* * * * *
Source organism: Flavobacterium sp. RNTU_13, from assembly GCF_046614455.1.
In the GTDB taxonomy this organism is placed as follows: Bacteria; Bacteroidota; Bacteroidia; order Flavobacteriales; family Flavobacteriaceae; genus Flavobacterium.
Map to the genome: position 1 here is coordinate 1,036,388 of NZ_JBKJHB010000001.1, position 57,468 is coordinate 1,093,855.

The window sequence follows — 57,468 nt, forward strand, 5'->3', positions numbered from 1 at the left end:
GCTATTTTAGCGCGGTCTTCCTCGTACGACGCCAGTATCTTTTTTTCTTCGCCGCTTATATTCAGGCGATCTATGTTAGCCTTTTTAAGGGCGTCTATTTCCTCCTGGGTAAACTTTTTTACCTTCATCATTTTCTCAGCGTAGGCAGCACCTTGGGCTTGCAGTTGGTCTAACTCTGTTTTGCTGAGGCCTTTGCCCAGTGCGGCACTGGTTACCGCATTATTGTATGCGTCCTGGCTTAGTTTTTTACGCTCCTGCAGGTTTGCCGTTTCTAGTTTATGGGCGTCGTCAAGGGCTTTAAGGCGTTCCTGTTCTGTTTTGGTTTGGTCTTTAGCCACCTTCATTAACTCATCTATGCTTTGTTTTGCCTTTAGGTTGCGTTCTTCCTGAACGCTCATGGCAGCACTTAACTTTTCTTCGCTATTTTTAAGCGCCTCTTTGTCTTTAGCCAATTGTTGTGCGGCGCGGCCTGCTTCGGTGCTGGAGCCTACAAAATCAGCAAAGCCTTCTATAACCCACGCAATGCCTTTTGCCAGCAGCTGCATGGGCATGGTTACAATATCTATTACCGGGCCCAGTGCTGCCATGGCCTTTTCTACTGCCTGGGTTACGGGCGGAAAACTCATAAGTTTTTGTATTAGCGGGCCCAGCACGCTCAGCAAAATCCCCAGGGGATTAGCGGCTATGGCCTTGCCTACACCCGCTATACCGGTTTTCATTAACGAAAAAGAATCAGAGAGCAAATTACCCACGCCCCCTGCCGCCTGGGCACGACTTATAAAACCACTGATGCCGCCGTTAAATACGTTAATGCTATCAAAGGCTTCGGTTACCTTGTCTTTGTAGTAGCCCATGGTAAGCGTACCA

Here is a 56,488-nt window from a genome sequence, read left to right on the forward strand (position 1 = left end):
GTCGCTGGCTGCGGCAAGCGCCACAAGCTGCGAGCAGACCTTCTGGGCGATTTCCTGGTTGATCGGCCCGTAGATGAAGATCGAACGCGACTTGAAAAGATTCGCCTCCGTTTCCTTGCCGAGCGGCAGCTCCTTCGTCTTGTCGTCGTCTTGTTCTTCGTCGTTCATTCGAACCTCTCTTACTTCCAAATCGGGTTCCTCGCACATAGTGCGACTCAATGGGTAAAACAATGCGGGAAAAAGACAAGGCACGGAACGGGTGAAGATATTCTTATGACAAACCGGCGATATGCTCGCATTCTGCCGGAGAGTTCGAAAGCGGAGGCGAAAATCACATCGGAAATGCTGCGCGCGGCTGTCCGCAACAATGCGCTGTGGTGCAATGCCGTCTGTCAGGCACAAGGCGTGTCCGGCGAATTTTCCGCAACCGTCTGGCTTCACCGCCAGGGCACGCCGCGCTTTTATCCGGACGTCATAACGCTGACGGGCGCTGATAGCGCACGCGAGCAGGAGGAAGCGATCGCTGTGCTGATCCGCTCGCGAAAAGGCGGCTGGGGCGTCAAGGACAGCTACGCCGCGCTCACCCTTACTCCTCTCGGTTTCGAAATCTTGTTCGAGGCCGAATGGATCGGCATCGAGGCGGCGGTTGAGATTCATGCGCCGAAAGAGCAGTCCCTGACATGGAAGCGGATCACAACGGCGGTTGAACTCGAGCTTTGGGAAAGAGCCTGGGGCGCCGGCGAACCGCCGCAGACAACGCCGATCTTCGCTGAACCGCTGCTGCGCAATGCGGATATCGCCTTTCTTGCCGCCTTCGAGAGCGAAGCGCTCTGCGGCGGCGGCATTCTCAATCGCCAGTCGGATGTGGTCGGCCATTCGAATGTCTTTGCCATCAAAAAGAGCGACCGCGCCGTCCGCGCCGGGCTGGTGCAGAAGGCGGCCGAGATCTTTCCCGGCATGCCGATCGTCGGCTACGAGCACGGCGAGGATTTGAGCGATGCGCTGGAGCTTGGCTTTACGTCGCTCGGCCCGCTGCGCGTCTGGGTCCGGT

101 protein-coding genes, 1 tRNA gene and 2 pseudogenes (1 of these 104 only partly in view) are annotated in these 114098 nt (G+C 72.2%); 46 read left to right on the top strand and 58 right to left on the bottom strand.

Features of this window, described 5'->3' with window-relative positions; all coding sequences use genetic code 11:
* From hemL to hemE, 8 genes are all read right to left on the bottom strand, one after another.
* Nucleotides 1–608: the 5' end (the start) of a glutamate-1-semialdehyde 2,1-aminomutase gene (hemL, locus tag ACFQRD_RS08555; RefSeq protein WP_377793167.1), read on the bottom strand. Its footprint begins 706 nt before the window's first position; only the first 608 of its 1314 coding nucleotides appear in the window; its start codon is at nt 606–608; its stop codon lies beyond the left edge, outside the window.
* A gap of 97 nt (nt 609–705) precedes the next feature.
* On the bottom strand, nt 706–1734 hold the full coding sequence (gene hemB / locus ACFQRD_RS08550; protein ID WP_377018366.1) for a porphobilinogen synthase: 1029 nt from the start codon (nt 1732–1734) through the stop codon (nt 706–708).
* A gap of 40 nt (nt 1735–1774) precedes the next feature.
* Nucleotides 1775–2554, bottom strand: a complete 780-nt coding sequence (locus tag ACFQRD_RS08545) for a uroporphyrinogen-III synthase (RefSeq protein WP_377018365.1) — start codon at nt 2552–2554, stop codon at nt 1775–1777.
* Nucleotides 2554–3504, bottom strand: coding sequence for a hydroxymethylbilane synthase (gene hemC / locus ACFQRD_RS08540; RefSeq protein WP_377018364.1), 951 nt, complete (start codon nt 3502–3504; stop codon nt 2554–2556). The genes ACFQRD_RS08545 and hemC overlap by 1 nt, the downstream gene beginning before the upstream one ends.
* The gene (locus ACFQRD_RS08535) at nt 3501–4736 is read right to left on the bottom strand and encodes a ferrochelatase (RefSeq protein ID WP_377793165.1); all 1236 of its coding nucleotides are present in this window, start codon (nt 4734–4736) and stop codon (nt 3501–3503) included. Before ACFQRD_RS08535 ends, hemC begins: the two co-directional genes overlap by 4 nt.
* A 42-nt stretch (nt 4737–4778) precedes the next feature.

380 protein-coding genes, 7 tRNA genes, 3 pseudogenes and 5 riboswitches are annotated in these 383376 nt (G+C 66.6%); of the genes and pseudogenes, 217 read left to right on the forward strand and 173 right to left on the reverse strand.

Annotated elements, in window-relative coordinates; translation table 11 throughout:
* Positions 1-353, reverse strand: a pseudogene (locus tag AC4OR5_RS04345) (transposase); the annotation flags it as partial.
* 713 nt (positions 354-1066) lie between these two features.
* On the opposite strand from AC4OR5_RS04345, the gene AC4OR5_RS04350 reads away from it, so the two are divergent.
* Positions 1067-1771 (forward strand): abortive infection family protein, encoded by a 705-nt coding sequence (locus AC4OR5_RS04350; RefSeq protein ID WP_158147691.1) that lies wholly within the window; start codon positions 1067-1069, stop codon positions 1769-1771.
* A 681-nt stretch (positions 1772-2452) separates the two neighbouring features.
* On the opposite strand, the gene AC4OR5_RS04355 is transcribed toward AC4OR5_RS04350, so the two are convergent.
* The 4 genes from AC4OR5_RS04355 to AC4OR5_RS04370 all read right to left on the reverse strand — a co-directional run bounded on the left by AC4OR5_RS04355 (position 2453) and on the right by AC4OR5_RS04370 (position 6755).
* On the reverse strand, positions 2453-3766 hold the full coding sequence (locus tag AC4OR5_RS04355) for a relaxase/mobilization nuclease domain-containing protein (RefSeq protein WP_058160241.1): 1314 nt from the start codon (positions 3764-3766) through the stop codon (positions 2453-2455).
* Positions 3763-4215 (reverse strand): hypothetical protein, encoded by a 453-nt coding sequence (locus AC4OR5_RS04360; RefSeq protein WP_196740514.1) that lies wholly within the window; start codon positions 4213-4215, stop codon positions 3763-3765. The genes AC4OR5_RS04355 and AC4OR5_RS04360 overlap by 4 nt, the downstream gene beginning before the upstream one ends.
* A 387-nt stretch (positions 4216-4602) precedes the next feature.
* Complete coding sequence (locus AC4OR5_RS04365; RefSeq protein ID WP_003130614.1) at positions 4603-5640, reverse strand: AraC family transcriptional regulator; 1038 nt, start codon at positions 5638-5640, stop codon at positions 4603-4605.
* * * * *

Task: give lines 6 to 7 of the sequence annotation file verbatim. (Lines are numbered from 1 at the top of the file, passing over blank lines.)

Here is a 56,488-nt window from a genome sequence, read left to right on the forward strand (position 1 = left end):
GTCGCTGGCTGCGGCAAGCGCCACAAGCTGCGAGCAGACCTTCTGGGCGATTTCCTGGTTGATCGGCCCGTAGATGAAGATCGAACGCGACTTGAAAAGATTCGCCTCCGTTTCCTTGCCGAGCGGCAGCTCCTTCGTCTTGTCGTCGTCTTGTTCTTCGTCGTTCATTCGAACCTCTCTTACTTCCAAATCGGGTTCCTCGCACATAGTGCGACTCAATGGGTAAAACAATGCGGGAAAAAGACAAGGCACGGAACGGGTGAAGATATTCTTATGACAAACCGGCGATATGCTCGCATTCTGCCGGAGAGTTCGAAAGCGGAGGCGAAAATCACATCGGAAATGCTGCGCGCGGCTGTCCGCAACAATGCGCTGTGGTGCAATGCCGTCTGTCAGGCACAAGGCGTGTCCGGCGAATTTTCCGCAACCGTCTGGCTTCACCGCCAGGGCACGCCGCGCTTTTATCCGGACGTCATAACGCTGACGGGCGCTGATAGCGCACGCGAGCAGGAGGAAGCGATCGCTGTGCTGATCCGCTCGCGAAAAGGCGGCTGGGGCGTCAAGGACAGCTACGCCGCGCTCACCCTTACTCCTCTCGGTTTCGAAATCTTGTTCGAGGCCGAATGGATCGGCATCGAGGCGGCGGTTGAGATTCATGCGCCGAAAGAGCAGTCCCTGACATGGAAGCGGATCACAACGGCGGTTGAACTCGAGCTTTGGGAAAGAGCCTGGGGCGCCGGCGAACCGCCGCAGACAACGCCGATCTTCGCTGAACCGCTGCTGCGCAATGCGGATATCGCCTTTCTTGCCGCCTTCGAGAGCGAAGCGCTCTGCGGCGGCGGCATTCTCAATCGCCAGTCGGATGTGGTCGGCCATTCGAATGTCTTTGCCATCAAAAAGAGCGACCGCGCCGTCCGCGCCGGGCTGGTGCAGAAGGCGGCCGAGATCTTTCCCGGCATGCCGATCGTCGGCTACGAGCACGGCGAGGATTTGAGCGATGCGCTGGAGCTTGGCTTTACGTCGCTCGGCCCGCTGCGCGTCTGGGTCCGGT